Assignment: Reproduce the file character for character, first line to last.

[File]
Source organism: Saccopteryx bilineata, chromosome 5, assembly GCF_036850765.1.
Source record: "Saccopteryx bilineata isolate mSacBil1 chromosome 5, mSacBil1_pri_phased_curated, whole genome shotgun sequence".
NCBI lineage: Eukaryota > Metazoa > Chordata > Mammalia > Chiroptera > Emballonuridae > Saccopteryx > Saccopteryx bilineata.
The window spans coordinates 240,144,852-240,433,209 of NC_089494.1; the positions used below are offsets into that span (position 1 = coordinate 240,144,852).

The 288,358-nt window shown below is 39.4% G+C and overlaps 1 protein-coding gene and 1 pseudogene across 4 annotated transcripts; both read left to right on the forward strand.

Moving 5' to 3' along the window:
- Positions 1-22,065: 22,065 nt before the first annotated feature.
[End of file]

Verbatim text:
Source organism: Saccopteryx bilineata, chromosome 5, assembly GCF_036850765.1.
Source record: "Saccopteryx bilineata isolate mSacBil1 chromosome 5, mSacBil1_pri_phased_curated, whole genome shotgun sequence".
NCBI lineage: Eukaryota > Metazoa > Chordata > Mammalia > Chiroptera > Emballonuridae > Saccopteryx > Saccopteryx bilineata.
The window spans coordinates 240,144,852-240,433,209 of NC_089494.1; the positions used below are offsets into that span (position 1 = coordinate 240,144,852).

The 288,358-nt window shown below is 39.4% G+C and overlaps 1 protein-coding gene and 1 pseudogene across 4 annotated transcripts; both read left to right on the forward strand.

Moving 5' to 3' along the window:
- Positions 1-22,065: 22,065 nt before the first annotated feature.